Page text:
New OSHA Safety Pamphlet for Tree-Trimming Operations


Contact with electricity is one of the leading causes of death for tree care workers.

A new OSHA pamphlet intended for small business owners and front-line supervisors offers measures to ensure that workers know and are prepared for the risks of tree-trimming operations near sources of electricity. These include training workers about potential hazards, making sure workers maintain a distance of at least 10 feet from overhead power lines, and providing proper gloves and shoes for hazards present where tree work is being performed.

Data from the NIOSH National Traumatic Occupational Fatalities (NTOF) Surveillance System indicate that 6,359 traumatic work-related deaths occurred annually in the United States during the period 1980-89 [NIOSH 1993]. For the 10-year period, 9% (6,105) of the total fatalities were due to falls, and 7% (4,491) resulted from electrocutions. For the same period, the NTOF data also show that at least 207 workers involved in tree trimming and cutting (about 21 each year) died from injuries sustained at work. The two leading causes of death among tree trimmers were electrocutions (74 workers, or 36%) and falls (67 workers, or 32%).

Through the NIOSH FACE Program, five electrocutions and three falls of tree trimmers were investigated from June 1986 to November 1991. Since the FACE Program was active in only 14 States during this period, these fatalities represent only a fraction of the tree trimmer deaths that actually occurred from falls or contact with electrical energy.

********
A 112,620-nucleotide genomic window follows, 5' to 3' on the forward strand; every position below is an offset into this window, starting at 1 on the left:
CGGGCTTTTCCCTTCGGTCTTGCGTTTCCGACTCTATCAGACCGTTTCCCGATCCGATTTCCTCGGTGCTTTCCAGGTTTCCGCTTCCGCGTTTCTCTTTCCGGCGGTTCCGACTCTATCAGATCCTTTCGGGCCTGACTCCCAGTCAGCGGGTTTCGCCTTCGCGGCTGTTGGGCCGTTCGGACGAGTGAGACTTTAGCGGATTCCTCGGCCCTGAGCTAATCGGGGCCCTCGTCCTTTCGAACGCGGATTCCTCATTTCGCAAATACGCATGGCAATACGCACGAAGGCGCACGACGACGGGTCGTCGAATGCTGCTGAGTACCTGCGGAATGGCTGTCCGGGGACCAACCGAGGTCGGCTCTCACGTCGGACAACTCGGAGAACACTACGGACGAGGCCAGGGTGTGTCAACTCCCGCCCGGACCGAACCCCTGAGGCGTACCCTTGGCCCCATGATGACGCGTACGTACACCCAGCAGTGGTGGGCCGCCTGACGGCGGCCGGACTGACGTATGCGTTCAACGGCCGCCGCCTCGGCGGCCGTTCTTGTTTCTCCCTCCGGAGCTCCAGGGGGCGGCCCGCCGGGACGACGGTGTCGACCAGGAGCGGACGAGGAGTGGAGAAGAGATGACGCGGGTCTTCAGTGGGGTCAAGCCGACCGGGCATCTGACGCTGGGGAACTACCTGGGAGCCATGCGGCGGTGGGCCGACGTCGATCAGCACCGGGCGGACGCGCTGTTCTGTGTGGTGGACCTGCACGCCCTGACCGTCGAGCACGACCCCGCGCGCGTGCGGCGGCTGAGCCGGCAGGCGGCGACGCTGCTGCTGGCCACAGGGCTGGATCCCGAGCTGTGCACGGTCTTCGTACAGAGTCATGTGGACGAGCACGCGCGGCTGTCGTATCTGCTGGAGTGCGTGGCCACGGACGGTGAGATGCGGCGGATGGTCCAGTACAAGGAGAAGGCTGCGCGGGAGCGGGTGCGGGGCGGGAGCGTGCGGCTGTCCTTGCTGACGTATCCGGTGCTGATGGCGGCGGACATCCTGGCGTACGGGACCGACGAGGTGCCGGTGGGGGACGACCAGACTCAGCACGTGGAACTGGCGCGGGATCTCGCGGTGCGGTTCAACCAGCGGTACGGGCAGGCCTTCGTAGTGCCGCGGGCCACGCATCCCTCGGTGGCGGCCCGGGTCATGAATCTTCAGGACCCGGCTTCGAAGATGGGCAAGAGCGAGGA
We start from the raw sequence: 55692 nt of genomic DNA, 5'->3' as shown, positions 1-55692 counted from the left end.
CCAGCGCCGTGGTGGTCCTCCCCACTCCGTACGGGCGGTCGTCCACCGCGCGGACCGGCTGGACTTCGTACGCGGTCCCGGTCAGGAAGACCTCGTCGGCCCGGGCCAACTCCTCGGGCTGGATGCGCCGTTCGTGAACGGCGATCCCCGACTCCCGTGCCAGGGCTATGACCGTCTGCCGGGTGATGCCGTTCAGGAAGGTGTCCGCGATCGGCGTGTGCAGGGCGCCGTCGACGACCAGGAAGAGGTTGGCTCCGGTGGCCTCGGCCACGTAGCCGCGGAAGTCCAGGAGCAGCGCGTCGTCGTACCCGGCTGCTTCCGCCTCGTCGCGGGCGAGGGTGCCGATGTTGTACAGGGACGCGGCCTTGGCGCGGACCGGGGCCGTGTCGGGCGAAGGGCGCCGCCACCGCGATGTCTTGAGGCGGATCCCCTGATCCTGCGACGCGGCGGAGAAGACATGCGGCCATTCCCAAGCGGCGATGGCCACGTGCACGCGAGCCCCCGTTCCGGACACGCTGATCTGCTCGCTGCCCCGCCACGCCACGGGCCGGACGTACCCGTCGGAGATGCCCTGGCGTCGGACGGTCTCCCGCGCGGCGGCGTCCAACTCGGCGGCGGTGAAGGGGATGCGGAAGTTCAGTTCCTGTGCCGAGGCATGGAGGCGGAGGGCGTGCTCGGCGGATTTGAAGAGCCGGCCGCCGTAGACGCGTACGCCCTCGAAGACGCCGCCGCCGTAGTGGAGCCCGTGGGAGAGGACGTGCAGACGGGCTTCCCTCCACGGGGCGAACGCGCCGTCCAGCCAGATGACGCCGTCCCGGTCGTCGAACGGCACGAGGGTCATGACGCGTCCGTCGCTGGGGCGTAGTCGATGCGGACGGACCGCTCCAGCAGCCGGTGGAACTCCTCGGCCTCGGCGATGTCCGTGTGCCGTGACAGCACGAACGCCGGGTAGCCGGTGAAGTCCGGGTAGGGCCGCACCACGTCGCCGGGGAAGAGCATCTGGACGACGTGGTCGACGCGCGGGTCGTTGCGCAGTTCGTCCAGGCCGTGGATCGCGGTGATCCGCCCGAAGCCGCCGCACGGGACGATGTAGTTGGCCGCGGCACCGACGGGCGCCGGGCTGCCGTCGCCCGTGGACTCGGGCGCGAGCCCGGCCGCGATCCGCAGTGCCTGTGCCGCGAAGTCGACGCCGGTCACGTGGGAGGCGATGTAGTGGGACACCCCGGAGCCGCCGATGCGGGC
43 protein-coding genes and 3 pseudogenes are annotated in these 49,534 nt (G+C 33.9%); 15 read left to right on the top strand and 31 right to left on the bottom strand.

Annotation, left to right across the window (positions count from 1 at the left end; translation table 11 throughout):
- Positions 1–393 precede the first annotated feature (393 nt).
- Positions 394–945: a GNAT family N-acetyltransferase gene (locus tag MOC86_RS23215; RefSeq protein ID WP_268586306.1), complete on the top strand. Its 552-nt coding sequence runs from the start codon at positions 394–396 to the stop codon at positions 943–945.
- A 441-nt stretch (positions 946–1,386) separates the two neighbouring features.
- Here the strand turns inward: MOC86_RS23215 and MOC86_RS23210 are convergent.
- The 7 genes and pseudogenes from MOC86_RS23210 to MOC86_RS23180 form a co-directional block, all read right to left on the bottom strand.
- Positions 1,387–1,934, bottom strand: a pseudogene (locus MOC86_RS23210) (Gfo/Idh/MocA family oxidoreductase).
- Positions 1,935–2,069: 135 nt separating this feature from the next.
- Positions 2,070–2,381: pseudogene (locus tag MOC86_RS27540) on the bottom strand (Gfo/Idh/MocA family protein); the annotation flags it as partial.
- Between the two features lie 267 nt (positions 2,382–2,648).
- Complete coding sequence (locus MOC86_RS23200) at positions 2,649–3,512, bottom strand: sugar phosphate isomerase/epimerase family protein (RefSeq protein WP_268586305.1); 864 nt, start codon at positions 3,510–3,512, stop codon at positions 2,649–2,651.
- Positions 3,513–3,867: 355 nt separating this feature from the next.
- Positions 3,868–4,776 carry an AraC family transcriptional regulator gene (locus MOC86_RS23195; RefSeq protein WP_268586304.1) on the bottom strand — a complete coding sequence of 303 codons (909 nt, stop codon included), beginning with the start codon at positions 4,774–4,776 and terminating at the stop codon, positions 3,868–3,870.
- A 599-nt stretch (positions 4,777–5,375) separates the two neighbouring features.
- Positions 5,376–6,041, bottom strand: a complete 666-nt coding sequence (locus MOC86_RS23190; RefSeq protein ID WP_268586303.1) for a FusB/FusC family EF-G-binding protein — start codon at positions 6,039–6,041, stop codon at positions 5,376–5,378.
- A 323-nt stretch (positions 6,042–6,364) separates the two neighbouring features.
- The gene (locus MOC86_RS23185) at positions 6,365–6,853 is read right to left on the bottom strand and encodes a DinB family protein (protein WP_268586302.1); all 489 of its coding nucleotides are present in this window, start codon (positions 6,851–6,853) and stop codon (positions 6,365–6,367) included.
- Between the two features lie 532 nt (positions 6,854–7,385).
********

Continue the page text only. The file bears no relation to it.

Current OSHA regulations relevant to tree trimming operations require that employers take the following precautions:

  • Recognize and avoid unsafe conditions [29 CFR 1910.332(a)].
  • Provide prompt medical attention in case of serious injury [29 CFR 1910.151(b)].
  • Protect workers exposed to electrical hazard [29 CFR 1910.333(c)(3)].
  • Plainly mark the functions of all controls for aerial boom platforms used primarily as personnel carriers [29 CFR 1910.67(c)(2)(ix)].
  • Follow established regulations regarding electrical hazards for tree trimming [29 CFR 1910.268(q)].
  • Ensure that line-clearance tree trimmers maintain minimum working distances from energized conductors [29 CFR 1910.268(q)(2)(iv), Table R-3].